When you drink more water, you decrease your risk of dehydration, which can impact everything from your heart to your motor functions (movement, speech). How much water you drink per day is individualized, but aiming for at least 8 cups of water per day is a good place to start.

By incorporating these tips into your daily routine, you will be on your way to better heart health and lower your chance of cardiovascular issues in the future. Remember, it’s progress and small changes every day that will lead to the best outcomes.

Community Health Workers are Here to Support Your Health and Social Needs!

In the world of public health, there’s a dedicated force working quietly to ensure that residents get the health and social services they need – Community Health Workers (CHWs). Let’s dive into what their role entails and see how they’re making a real impact on the community’s well-being.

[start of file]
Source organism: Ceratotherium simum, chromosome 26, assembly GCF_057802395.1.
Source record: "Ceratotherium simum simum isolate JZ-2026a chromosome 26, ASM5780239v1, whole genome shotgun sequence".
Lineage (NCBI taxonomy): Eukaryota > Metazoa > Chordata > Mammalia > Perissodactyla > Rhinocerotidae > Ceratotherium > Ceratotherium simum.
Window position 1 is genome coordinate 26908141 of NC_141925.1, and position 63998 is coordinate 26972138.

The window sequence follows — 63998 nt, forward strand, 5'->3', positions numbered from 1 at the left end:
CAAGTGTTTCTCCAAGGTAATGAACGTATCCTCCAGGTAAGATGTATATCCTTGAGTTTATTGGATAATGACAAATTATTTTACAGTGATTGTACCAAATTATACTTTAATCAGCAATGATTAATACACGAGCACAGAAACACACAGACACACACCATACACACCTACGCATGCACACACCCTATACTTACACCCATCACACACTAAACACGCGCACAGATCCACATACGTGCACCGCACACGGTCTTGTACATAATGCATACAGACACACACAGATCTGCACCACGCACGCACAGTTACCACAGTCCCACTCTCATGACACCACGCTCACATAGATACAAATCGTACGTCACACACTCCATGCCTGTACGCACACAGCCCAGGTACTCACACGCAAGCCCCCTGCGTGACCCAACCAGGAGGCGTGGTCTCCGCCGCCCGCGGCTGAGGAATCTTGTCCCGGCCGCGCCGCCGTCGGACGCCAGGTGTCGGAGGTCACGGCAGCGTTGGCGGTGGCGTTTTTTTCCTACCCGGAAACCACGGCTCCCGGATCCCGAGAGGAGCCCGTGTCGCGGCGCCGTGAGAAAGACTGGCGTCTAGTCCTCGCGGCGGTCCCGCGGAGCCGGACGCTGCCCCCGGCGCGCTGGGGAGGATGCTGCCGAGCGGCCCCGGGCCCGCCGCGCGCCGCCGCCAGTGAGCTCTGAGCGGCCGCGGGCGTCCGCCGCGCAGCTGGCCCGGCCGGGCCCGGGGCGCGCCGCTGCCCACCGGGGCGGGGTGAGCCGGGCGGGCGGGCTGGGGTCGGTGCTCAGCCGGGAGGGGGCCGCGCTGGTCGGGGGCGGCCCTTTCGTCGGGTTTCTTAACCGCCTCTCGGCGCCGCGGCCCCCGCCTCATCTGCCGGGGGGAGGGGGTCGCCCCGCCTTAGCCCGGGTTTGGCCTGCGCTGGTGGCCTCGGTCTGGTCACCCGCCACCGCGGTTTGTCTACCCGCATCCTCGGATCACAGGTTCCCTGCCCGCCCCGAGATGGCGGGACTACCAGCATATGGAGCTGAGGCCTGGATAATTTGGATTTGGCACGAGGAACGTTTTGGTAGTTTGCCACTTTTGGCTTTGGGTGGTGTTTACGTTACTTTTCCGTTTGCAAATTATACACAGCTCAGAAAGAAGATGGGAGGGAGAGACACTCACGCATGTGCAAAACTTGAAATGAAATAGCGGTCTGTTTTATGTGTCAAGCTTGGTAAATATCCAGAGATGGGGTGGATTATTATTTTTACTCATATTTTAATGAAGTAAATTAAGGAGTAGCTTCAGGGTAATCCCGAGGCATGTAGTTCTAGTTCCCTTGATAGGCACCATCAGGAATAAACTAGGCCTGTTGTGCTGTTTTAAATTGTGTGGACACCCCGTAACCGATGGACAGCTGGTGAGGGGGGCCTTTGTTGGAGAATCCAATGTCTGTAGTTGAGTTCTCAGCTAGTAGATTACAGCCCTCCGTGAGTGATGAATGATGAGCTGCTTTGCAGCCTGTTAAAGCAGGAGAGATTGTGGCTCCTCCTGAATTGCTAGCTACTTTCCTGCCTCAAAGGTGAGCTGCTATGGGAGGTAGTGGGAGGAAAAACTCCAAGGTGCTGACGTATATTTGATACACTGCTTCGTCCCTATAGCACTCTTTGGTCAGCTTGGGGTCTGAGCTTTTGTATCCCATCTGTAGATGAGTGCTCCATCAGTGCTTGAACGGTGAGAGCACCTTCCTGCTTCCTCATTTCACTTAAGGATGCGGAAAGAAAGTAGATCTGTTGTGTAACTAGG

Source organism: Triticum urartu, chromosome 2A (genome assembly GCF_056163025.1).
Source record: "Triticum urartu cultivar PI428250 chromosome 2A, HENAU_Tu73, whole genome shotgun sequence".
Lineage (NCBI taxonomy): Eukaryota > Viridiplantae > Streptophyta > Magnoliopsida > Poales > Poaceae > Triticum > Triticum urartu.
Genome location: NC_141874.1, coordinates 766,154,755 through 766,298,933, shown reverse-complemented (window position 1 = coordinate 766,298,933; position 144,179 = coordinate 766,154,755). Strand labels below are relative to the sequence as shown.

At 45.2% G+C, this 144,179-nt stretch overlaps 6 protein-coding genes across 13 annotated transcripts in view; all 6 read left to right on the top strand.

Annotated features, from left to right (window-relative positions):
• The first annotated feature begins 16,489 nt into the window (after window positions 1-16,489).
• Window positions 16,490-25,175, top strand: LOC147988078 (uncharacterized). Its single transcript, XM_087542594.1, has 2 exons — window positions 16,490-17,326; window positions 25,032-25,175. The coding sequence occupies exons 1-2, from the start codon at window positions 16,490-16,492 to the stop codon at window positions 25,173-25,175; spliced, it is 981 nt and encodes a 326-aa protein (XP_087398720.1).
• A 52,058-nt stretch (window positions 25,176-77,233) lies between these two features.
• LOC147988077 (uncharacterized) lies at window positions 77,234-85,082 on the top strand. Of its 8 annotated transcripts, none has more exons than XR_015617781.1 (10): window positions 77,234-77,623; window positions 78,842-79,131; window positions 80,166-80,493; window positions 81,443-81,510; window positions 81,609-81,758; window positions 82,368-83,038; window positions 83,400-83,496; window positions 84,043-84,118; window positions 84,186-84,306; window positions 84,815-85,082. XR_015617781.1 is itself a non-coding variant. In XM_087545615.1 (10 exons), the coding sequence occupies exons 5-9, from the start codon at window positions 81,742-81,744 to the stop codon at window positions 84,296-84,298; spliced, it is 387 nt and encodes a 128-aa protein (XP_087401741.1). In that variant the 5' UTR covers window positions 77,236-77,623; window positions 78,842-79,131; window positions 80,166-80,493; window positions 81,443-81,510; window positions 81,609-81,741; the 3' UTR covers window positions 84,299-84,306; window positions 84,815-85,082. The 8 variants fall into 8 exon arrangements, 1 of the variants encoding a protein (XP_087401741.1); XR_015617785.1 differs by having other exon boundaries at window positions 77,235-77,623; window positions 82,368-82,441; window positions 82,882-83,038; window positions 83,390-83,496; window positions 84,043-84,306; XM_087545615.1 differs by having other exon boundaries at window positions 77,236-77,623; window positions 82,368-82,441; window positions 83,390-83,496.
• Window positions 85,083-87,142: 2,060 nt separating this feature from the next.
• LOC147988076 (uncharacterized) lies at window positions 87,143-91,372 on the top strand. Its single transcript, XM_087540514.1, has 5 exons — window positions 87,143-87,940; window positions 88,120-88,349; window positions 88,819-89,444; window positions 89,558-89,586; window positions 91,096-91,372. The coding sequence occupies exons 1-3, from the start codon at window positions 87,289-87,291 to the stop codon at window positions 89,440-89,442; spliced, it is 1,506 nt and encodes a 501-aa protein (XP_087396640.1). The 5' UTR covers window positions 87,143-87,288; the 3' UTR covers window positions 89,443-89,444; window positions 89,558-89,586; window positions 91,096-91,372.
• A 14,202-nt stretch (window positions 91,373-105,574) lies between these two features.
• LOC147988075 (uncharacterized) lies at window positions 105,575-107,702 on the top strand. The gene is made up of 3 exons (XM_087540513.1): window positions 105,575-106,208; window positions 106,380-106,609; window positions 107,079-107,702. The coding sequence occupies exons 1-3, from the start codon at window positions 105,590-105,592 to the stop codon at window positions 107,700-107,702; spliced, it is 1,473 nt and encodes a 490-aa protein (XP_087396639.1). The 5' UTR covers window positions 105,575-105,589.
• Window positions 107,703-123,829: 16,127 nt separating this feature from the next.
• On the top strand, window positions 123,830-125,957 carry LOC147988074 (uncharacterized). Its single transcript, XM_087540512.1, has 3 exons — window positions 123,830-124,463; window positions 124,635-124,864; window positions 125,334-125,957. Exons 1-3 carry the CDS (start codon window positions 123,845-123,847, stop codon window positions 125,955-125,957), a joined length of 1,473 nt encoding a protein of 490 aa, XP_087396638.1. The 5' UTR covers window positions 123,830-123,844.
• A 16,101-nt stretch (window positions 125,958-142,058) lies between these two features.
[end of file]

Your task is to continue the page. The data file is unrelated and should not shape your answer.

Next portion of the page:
Blog content below courtesy of: Prince George’s County Health Department, Maryland Community Health Resources Commission, Center for Disease Control and Prevention, Maryland Latinos Unidos, and Prince George’s County Proud

Who we are

A Community Health Worker (CHW) is a front-line public health worker who works with residents to help them access the health and social services that they need.

What we do

Working with the health department, we serve residents in Prince George’s County as a trusted health resource.

We connect members of our community social and health services, such as…

  • Helping residents enroll in health and social service programs
  • Helping residents set and achieve personal health goals and adopt healthy behaviors
  • Referring residents to medical transportation and other types of assistance
  • Providing social support and refer clients to professional counseling